Boldly going into a classic Blues shuffle they give us “Breaking Bad” . Then go right to the heart of it with an interesting cover of of the hallowed “Whipping Post”. Fear and trepidation cast aside like so many other sacred cows they put their twist on this song and both pay homage to it and reconstruct it into a stripped down guttural anthem that captures the lonely side of the pain.

Whoa, is that a Bill Withers riff on “Damage Is Done”? No doubt, but it sure is a funky riff that captures the essence of the aftermath of a relation. Seriously nice guitar work is featured by Knut Reiserud on the slow burner “The Last Day” and “The Blind”.

Heidi’s vocals are that fine combination of throw-back old school blended with modern day angst. The band offers her a solid base to work from while being able to challenge her with a wall of sound that propels her to the next level.
Title track “Detoxing” features an instrumental prologue that creates a psychedelic wave form from which Heidi casts an intoxicating mix of eastern sounding vocals that fit right into that groove and takes us along to ride the tide.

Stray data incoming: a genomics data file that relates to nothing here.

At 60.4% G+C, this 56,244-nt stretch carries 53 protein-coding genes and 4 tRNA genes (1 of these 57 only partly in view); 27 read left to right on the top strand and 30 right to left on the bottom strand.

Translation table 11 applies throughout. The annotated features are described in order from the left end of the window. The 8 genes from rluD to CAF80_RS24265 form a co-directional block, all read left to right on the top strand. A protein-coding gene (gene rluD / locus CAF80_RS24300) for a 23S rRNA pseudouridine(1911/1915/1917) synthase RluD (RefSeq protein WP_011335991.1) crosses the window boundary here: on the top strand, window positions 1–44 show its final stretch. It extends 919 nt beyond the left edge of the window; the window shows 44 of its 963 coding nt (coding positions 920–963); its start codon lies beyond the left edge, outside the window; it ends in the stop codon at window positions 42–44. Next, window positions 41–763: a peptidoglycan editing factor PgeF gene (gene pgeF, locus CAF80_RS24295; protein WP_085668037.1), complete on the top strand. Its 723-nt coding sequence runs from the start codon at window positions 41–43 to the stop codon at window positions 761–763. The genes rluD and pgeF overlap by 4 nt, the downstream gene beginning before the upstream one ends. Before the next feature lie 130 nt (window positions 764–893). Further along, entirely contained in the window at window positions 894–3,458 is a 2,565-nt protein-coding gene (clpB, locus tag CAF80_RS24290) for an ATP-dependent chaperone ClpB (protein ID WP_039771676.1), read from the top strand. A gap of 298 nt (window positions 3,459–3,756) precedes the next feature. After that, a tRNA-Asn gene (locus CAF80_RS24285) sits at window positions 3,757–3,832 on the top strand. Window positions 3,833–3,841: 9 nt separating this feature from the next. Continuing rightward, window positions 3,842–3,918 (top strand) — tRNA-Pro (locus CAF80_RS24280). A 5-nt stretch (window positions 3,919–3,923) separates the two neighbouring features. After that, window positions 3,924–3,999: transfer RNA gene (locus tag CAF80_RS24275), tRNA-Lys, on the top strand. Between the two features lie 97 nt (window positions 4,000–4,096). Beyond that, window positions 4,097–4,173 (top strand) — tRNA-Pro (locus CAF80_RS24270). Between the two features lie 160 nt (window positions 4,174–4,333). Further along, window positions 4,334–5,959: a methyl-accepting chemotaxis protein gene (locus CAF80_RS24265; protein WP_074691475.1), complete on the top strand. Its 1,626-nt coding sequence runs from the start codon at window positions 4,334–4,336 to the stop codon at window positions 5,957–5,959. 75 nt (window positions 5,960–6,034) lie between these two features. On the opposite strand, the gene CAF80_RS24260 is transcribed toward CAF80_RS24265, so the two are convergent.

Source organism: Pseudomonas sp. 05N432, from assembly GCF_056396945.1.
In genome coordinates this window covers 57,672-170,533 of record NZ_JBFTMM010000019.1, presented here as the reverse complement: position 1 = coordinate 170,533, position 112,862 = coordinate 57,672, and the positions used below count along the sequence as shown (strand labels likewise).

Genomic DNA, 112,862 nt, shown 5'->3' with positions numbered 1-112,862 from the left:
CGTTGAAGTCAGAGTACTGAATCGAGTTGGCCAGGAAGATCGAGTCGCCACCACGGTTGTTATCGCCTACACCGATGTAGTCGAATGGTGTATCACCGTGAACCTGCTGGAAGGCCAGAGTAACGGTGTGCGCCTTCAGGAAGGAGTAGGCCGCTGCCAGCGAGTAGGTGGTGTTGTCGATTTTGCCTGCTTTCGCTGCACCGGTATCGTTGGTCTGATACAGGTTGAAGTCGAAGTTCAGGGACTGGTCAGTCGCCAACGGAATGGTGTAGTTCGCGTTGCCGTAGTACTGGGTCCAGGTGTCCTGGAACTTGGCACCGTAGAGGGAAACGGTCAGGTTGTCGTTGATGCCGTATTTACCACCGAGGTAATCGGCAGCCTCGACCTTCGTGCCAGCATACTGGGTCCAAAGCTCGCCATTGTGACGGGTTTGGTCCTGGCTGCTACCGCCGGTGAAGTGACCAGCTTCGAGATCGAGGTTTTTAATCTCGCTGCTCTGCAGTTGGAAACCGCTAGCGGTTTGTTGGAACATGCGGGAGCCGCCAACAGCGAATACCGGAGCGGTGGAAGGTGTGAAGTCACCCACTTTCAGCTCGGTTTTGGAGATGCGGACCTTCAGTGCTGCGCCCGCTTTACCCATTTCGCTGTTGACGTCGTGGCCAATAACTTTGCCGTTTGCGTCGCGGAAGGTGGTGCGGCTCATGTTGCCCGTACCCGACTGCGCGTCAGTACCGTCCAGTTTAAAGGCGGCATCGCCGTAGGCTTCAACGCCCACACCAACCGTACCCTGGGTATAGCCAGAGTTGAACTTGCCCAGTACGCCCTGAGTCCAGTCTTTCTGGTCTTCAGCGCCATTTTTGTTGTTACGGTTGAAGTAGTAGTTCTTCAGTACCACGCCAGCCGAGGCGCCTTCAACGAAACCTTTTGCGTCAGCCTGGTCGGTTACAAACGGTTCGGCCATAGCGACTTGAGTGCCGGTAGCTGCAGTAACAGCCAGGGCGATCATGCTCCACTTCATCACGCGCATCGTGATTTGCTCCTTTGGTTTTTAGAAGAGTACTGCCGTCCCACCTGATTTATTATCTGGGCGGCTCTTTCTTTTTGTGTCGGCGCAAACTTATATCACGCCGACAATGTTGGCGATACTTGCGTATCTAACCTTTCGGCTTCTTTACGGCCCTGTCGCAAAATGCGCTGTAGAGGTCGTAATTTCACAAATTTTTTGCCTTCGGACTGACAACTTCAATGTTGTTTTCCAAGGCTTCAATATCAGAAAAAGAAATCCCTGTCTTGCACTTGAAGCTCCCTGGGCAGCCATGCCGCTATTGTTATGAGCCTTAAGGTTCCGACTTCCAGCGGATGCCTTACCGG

Treasa Levasseur: Broad (Slim Chicken)

In this, her third release, Toronto based Ms. Levasseur bring us a dynamic mix of old school R&B, singer-songwriter ‘folk-blues’. How’s that for genre bending !

“Much Too Much” opens the disc with a monkey funk feel, or was that Monkey Junk feel. Actually both, backed by the BMA winning band on four cuts (1,3,4 10) which were produced by Steve Marriner, we got ourselves a head-rocking beat to carry the lyrical challenge of the statement ‘much to much to much to much’.

Working with Raoul And The Big Time (2,8, 9) we take it in slightly different direction. “A Little Pride” is a plea for ‘dignity, chivalry, propriety and a little pride’ in dealing with not just the ladies, but most likely, in everyday life. This being done to a rocking horn fronted groove that conjures visions of doing the jerk or watusi – or even chair dancing for us older folk.